LOS ANGELES — The Electronic Entertainment Expo tradeshow can sometimes feel like it’s all about Sony and Microsoft. But Nintendo isn’t letting this week slip by without having a say of its own.
Coming into E3, the Japanese publisher still really had only one main mission: Sell the world on the Wii U. It hasn’t had a lot of luck with that so far. The company has only sold around 6.5 million Wii U systems as of April. That’s less than the 7 million PlayStation 4s Sony has sold despite releasing that console a year after the Wii U. But Nintendo thinks it’s building a strong case to convince skeptical players, and it spent E3 detailing its argument.
Nintendo of America senior director of corporate communications Charlie Scibetta explained to GamesBeat what the company wants to say to gamers that are not sure if they want a Wii U.
“The message on Wii U is that it’s a great time to buy,” Scibetta said. “What we know already is that without great content to power the hardware, people won’t buy it. We have to have great gameplay experiences that people want to take advantage of. We think we have that now.”
Scibetta pointed to the most recent example of Mario Kart 8, which launched in late May. That kart-racing franchise has performed extraordinarily well for Nintendo in the past, and the most recent entry hasn’t disappointed yet.
“We saw a great uptick in sales [with Mario Kart],” said Scibetta. “We had a great opening weekend there with 1.2 million sold worldwide. That’s also helping us on the hardware front.”
But Nintendo isn’t just pointing backward to Mario Kart 8, Super Mario 3D World, and other available Wii U games.
“By my estimation, Nintendo has five triple-A exclusives due out on Wii U later this year: Hyrule Warriors, Bayonetta 2, Smash Bros. Wii U, Captain Toad: Treasure Tracker, and Sonic Boom — plus the debut of Amiibo,” IDC research director Lewis Ward told GamesBeat. “Nintendo is basically holding its own against Sony and Microsoft on the console exclusives front.”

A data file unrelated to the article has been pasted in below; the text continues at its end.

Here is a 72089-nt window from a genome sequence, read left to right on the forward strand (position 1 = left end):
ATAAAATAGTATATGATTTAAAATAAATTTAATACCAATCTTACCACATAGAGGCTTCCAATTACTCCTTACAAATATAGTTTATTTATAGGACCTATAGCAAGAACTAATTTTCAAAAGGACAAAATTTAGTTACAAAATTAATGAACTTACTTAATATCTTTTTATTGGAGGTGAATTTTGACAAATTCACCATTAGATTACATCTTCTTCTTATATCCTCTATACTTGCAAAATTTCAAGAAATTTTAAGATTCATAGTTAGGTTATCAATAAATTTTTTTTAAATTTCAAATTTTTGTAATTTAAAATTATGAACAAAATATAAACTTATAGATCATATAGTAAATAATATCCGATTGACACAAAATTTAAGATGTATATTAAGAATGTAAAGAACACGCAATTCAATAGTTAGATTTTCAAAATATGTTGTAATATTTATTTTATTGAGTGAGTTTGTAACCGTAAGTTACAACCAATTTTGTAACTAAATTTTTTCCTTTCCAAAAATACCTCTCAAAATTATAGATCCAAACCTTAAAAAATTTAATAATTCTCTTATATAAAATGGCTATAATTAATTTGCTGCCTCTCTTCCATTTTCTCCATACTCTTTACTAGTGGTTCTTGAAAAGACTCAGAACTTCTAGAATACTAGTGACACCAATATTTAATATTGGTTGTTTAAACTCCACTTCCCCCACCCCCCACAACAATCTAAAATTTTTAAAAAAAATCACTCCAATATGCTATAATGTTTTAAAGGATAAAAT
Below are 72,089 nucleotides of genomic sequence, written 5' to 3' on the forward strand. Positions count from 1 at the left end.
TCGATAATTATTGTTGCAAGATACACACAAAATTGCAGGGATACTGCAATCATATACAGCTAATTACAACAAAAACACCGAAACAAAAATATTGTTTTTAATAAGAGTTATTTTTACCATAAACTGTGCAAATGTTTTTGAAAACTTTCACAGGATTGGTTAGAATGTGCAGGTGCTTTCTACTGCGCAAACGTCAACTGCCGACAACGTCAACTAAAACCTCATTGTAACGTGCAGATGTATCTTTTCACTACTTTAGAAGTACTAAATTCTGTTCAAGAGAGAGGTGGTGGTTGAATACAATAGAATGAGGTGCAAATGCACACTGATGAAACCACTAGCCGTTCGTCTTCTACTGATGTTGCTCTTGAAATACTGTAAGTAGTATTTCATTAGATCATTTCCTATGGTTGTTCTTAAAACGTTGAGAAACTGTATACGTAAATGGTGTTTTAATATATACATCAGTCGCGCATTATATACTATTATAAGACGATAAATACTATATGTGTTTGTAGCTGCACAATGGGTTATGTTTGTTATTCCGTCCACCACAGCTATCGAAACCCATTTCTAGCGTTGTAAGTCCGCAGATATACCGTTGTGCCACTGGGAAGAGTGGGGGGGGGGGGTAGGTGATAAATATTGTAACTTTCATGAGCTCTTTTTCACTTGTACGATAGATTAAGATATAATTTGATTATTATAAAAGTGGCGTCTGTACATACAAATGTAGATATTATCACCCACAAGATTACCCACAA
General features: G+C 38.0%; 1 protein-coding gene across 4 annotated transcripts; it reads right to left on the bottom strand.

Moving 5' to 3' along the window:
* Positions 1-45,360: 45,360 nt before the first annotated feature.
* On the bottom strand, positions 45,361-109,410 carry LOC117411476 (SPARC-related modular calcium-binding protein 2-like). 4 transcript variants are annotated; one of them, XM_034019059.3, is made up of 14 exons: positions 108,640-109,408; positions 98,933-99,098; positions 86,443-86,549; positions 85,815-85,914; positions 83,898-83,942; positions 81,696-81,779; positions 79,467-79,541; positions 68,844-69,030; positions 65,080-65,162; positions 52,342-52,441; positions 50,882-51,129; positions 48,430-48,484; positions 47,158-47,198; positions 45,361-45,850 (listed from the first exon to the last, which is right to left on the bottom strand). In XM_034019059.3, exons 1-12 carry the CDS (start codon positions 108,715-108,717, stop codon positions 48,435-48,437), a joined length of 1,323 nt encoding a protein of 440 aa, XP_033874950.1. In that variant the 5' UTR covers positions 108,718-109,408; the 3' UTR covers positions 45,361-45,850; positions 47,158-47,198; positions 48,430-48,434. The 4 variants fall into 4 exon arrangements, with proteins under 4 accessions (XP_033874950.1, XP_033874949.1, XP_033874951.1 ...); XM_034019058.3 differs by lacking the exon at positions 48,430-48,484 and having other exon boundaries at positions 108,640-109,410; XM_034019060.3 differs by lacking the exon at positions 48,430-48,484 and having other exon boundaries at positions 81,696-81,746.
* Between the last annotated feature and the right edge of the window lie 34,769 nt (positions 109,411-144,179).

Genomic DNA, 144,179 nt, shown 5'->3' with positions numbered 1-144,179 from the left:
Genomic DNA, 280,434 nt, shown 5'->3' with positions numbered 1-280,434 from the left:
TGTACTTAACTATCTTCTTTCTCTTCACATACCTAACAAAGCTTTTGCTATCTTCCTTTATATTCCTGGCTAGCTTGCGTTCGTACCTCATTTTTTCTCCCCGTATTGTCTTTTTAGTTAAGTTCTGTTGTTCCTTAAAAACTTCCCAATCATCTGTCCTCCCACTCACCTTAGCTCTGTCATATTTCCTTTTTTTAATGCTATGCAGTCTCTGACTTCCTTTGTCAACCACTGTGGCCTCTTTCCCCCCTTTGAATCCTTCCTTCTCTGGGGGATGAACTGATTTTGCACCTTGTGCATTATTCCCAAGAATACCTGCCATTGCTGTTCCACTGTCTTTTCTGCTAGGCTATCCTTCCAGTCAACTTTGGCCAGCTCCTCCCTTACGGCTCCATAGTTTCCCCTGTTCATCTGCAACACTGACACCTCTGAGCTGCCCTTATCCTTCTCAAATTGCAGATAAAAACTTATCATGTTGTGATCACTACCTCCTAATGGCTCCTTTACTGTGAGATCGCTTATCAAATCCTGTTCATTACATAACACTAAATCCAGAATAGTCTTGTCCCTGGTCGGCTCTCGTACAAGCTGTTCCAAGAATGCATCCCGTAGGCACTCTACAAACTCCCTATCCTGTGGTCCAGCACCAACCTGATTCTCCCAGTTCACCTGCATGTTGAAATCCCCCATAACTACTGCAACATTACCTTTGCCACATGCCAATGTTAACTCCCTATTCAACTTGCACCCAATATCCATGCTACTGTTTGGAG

The company also came to E3 this year with the idea of justifying the system’s touchscreen GamePad controller, which is different than what every other console-maker offers. That effort led Nintendo’s legendary Mario creator Shigeru Miyamoto to bring a couple of games based on the device.
“Mr. Miyamoto came to the show this year and showed us different game experiences that he’s making that utilize the GamePad,” Scibetta said. “Mario Maker is one example. He showed the new Star Fox game. He had his Giant Robot and Guard projects, both of which use the GamePad in a unique way to advance gameplay using the gyroscope and the two screens.”
Those two project games are still (as the names suggest) in a testing phase. Project Guard has one player controlling a number of remote cameras on the GamePad — but it brings in local social elements by enabling people in the room to help the player quickly spot the aliens on the television. This had people on the E3 show floor yelling “camera 4” or “aliens on No. 6,” for example. Project Giant Robot has players building a robot and then controlling it with the GamePad from a first-person perspective.